Centralized reading stations spell the demise of local radiology! Congress to pass nationwide certificate of need legislation! Every last voxel of hospital-based radiology transmitted to Calcutta for preliminary reads!

It is tempting in this rapidly evolving medical environment to dwell on the many doomsday scenarios circulating in radiology. And the issues at hand definitely require sober reflection. But it is actionnot reactionthat will carry the day. A new report from a hospital and health system consulting company (see page 10) that does a nice job of describing the market pressures currently facing hospital imaging departments includes a chart that projects demand outpacing the supply of US radiologists through 2030. The supply in 2030 (projected at 34,000) is roughly half of the projected demand for about 62,000 radiologists. Without a crystal ball that could  reveal what radiologists will do in 2030, it is difficult to know how many will be required. Today, however, the supply of radiologists is the number-one problem facing the profession.

Fueling the supply problem is the escalating demand for imaging. In a paper published on the Health Affairs web site, Baker et al1 analyze the relationship between the supply of new technologies and health care utilization and spending. The authors found the strongest association between availability and spending in the freestanding diagnostic imaging segment. There is not space here to go into detail, but suffice it to say that the data and observations of the authors were thought-provoking, particularly in their observation that the higher availability of diagnostic imaging technology appeared to result in lower prices for commercially insured patients, but higher prices for the Medicare population. The authors did not differentiate between imaging by radiologists and nonradiologists, but other studies have associated significantly greater rates of increase where the imaging is performed by nonradiologists.

Nonetheless, the demand is real, and who will accommodate the escalating requirement for diagnostic reads? A recent article in the New York Times commented on the controversy surrounding a New Delhi, India-based service providing overreads to hospitals and radiology practices in the United States.2 If radiology does not have enough radiologists to handle the workload, should we allow patients to languish in hospital beds and emergency departments rather than ship studies abroad? Surely, the medicolegal and regulatory environments here in the United States will limit the threat to the solvency of the profession?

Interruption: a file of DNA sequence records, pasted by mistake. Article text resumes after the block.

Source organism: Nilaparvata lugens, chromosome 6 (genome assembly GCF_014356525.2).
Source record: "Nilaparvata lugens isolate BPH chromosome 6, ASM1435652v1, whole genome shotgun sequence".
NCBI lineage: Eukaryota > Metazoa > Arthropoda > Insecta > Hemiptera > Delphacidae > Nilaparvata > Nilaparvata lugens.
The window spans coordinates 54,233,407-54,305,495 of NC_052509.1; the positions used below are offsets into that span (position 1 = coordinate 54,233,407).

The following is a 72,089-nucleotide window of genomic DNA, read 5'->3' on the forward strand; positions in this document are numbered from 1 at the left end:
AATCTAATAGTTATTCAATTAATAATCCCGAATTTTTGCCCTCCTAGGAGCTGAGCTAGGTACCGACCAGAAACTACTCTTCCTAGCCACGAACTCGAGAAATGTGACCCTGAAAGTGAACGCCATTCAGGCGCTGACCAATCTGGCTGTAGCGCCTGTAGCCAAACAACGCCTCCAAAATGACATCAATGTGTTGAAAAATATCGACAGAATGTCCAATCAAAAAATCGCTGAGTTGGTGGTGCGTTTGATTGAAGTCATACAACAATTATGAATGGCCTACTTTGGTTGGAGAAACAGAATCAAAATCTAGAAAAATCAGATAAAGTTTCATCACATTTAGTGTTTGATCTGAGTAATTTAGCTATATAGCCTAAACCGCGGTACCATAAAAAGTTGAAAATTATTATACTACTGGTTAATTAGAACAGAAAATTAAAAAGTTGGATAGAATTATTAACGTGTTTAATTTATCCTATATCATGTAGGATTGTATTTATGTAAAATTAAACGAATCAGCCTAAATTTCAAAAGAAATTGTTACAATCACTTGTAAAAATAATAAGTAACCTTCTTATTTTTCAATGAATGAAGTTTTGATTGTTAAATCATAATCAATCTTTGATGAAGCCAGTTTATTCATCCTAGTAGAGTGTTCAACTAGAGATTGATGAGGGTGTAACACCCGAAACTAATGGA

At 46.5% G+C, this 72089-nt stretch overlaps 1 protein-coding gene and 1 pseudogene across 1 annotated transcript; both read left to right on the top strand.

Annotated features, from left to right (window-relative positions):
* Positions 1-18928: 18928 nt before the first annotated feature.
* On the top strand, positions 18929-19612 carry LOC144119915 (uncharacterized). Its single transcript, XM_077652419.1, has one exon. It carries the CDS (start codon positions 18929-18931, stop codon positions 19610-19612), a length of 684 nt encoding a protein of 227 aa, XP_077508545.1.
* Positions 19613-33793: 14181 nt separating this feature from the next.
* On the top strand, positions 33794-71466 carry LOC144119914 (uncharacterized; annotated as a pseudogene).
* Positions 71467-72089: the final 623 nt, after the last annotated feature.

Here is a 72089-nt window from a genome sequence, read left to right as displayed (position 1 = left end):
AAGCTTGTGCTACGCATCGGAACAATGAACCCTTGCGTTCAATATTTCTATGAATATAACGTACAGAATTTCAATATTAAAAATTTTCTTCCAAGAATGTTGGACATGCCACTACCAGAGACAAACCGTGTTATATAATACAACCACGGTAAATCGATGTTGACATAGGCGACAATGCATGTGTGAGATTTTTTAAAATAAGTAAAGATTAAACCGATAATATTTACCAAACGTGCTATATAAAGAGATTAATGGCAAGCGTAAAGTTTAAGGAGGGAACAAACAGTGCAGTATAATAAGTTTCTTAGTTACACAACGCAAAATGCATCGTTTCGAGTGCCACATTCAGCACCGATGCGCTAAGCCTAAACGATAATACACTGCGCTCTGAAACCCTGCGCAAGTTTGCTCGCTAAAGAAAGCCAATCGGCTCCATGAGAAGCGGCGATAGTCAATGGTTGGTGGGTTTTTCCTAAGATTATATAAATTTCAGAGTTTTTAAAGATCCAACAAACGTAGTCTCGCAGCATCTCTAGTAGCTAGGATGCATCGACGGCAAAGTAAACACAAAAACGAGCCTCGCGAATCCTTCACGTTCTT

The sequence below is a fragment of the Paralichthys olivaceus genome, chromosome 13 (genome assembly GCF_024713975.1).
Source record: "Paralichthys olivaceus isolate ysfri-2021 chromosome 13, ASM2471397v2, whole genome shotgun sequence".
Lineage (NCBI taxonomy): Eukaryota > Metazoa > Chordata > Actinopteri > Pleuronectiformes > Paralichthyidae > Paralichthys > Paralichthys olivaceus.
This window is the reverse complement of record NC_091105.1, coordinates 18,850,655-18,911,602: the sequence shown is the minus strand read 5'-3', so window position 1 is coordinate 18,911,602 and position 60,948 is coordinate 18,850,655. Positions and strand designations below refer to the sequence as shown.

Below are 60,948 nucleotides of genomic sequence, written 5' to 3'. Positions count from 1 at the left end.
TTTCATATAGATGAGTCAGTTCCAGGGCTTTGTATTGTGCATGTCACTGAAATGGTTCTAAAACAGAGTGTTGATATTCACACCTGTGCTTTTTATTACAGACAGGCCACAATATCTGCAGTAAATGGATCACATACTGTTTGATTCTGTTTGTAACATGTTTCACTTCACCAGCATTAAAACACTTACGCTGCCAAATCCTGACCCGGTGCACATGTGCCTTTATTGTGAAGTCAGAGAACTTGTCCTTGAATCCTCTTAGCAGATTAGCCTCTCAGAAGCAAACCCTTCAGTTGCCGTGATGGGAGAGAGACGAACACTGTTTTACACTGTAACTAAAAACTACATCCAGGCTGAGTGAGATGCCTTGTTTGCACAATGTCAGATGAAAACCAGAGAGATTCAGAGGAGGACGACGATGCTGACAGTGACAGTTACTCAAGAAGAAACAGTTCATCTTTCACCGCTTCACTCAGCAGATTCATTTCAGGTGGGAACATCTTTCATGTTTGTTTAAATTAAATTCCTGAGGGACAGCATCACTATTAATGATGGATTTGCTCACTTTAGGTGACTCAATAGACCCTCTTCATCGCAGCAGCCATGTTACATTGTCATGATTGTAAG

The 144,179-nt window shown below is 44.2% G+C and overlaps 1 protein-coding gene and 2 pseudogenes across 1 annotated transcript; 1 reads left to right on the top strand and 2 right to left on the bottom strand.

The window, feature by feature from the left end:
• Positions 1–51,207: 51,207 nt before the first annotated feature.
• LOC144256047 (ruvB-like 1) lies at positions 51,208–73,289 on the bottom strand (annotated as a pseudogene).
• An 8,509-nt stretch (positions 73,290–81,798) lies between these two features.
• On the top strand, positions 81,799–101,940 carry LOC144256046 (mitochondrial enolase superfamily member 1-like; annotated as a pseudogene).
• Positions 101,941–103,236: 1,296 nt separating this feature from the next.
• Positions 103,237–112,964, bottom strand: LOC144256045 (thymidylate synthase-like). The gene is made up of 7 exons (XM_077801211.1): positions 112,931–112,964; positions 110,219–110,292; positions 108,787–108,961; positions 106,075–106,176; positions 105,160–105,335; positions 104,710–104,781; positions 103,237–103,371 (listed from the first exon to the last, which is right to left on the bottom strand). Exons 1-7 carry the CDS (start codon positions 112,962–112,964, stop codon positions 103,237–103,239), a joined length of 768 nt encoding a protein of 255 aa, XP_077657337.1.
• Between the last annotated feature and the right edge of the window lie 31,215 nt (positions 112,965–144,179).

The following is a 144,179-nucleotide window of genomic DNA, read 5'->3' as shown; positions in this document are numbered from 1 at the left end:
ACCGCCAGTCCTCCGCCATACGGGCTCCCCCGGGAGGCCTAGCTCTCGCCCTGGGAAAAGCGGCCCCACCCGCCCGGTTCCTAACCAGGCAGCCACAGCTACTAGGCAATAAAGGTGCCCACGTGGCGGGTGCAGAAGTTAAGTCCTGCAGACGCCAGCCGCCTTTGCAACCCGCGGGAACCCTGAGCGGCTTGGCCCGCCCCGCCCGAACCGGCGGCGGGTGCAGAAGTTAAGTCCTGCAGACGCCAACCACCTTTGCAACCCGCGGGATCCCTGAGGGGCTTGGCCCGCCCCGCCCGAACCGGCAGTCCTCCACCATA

There is no question that payors, including the federal government, are looking at imaging with greater scrutiny as imaging costs rise faster than most other medical costs. And radiology must heed these concerns. With this in mind, we bring you our cover story, “A Parallax View of Diagnostic Imaging,” by Thomas G. Dehn, MD, a radiologist who left private practice to work first in health policy at the American College of Radiology and then in radiology benefits management. We welcome your comments on the article.

As for Chicken Little, yes, the sky may be falling. But beyond lies a universe of new possibilities. They are what must be found in the new year. Best wishes to one and all for a healthy, happy, and prosperous one.

Cheryl Proval
[email protected]


  1. Baker L, Birnbaum H, Geppert J, Mishol D, Moyneur E. The relationship between technology availability and health care spending. Health Affairs (online). http://content.healthaffairs.org/cgi/content/abstract/hlthaff.w3.537v1. Accessed Nov 12, 2003.
  2. Pollack A. Who’s reading your x-rays? New York Times. Nov 16, 2003;section 3:1,9.